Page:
Home Community Getting Started Processor ID

This topic contains 2 replies, has 2 voices, and was last updated by  Karthikeyan Karthikeyan 4 months ago.

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  • #758

    I have access to a few Ampere systems at work. I was checking the processor data in the SMBIOS and noticed two different ID values

    00 00 00 00 01 00 3F 50
    00 00 00 00 02 00 3F 50

    I have two questions :

    1). Do these refer to eMAG 1st Gen and eMAG 2nd Gen OR do they just refer to two different versions of eMAG 1st gen?

    2). The SMBIOS spec says that the processor ID data is from the contents of the MIDR_EL register.
    According to the ARM v8 spec, bits[31:24] must contain the implementer’s code, which is given
    as 0xC0 for Ampere. But there is no 0xC0 in the ID values, given above, Instead bits[31:24]
    contain 0x1 and 0x2. Why?

    Thanks

  • #759

    Mauri Whalen
    Participant

    Karthikeyan –

    My apologies for the delay, we had a small glitch in our email system.

    eMAG FAQ

    1. What is Ampere eMAG core ID and how do I found out?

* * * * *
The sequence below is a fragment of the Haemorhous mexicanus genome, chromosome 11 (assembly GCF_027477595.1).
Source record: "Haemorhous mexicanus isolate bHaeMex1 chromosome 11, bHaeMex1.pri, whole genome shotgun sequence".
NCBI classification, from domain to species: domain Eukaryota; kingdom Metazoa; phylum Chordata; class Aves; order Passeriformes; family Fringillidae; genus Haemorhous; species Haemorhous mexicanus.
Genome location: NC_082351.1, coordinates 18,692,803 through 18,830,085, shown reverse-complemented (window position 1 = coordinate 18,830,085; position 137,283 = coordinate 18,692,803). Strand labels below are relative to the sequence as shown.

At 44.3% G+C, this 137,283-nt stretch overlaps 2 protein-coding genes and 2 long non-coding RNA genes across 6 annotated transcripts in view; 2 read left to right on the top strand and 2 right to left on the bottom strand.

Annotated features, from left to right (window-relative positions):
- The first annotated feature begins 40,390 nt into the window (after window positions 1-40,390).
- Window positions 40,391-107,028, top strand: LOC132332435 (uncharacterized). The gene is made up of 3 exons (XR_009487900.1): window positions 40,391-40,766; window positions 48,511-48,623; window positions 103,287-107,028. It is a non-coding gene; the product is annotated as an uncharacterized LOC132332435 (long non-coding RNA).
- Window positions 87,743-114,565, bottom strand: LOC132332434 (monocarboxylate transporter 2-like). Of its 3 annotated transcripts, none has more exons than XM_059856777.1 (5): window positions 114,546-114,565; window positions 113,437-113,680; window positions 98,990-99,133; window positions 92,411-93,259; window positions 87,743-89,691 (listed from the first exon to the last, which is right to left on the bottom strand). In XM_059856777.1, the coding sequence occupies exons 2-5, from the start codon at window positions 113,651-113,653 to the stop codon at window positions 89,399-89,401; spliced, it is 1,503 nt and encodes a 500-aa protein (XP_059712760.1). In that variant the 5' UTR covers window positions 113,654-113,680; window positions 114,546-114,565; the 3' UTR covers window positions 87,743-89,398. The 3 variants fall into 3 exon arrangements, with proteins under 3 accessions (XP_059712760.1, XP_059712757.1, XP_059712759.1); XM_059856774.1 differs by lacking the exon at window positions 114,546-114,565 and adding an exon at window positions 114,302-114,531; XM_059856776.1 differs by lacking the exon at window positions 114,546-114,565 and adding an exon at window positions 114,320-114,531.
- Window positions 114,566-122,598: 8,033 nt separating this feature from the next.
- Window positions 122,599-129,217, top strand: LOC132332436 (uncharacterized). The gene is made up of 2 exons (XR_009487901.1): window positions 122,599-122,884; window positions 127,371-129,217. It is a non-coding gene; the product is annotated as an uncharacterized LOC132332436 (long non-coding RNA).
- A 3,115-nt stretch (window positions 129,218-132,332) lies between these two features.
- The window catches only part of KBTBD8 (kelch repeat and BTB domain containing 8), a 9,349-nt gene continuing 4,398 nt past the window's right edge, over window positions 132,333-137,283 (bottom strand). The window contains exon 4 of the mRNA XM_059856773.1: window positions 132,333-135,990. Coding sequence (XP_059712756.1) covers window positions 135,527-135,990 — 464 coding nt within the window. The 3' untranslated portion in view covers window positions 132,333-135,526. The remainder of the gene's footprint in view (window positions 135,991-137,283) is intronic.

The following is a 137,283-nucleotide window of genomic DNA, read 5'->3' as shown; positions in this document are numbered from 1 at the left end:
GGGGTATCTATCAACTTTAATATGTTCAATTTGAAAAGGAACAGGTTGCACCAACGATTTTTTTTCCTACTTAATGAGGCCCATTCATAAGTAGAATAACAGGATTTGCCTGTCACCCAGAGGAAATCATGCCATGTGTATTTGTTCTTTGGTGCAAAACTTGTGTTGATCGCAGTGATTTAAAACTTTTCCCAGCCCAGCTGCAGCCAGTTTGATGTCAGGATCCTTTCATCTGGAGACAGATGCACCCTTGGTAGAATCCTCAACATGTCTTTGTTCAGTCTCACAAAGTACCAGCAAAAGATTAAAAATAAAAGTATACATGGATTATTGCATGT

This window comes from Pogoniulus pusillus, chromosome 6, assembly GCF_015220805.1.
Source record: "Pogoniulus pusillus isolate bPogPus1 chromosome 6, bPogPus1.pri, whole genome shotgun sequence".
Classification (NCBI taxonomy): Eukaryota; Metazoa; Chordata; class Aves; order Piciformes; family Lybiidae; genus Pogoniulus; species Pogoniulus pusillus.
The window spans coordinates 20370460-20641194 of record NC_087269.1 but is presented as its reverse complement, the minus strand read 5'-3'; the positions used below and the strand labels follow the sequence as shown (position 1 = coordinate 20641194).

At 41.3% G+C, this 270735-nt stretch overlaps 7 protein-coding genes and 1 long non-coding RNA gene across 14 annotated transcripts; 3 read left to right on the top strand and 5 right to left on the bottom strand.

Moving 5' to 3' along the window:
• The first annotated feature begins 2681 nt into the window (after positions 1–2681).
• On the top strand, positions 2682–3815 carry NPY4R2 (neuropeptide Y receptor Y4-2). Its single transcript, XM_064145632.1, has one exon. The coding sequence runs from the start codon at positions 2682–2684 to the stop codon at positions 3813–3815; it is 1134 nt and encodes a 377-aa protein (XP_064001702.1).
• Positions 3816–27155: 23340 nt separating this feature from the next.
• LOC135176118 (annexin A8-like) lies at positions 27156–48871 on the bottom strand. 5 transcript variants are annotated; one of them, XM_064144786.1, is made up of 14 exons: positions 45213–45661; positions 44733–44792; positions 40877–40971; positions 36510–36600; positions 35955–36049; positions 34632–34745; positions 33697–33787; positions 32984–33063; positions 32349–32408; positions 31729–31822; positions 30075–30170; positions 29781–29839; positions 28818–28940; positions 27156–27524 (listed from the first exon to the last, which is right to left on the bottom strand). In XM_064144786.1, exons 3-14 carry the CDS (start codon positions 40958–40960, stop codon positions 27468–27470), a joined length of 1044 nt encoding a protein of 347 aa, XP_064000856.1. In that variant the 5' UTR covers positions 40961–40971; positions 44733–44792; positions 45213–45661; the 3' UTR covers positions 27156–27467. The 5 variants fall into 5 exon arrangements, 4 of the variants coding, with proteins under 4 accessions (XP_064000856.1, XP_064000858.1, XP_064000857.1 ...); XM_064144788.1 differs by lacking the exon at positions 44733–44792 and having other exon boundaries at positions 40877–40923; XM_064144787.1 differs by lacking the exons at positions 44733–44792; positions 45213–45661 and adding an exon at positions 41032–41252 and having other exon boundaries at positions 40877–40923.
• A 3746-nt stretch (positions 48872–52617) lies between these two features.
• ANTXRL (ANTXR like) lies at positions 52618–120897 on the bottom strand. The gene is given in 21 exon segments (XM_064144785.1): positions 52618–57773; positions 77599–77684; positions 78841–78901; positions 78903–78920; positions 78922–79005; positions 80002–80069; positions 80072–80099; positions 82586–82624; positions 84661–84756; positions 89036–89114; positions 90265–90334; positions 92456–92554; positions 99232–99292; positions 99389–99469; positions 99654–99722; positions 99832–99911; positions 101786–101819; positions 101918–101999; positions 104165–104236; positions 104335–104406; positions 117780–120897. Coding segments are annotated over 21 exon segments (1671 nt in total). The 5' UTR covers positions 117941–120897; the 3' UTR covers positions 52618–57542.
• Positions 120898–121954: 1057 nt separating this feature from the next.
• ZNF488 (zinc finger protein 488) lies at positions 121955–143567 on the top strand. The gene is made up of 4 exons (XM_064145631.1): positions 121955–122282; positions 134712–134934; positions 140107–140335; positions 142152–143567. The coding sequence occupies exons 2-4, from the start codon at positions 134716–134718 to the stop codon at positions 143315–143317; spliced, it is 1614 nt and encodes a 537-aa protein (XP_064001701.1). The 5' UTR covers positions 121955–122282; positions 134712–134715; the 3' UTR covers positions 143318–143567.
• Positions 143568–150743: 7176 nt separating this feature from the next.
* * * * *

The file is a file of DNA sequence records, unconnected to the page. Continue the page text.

For MIDR definition, see ARMv8.x specification. eMAG 1st generation has
    the MIDR_EL1 as 0x503F000Y where Y is the chip revision. The Implementer
    for eMAG 1st generation is 0x50. (Please note that future generation chip
    will have the Implementer as 0xC0.) The Variant is 0x3F. Architecture is 0xF.
    PartNum is 0. The Revision depends on the chip revision.

    For example:

    0x503F0001 represents eMAG rev Ax
    0x503F0002 represents eMAG rev B0

    The core ID can be determined by reading the MIDR_EL1 or via the SMBIOS table
    using the application program dmidecode. Because the way firmware works, the endianness
    may be reversed. The SMBIOS shows the below information:

    ID: 50 3F 00 02 00 00 00 00

    2. How to determine the eMAG core cache size?

    The eMAG cache size of L1, L2, L3 or system level cache can only be determined
    from the SMBIOS table via dmidecode.

    Mauri Whalen
    Ampere Computing

  • #763

    Thanks Mauri.

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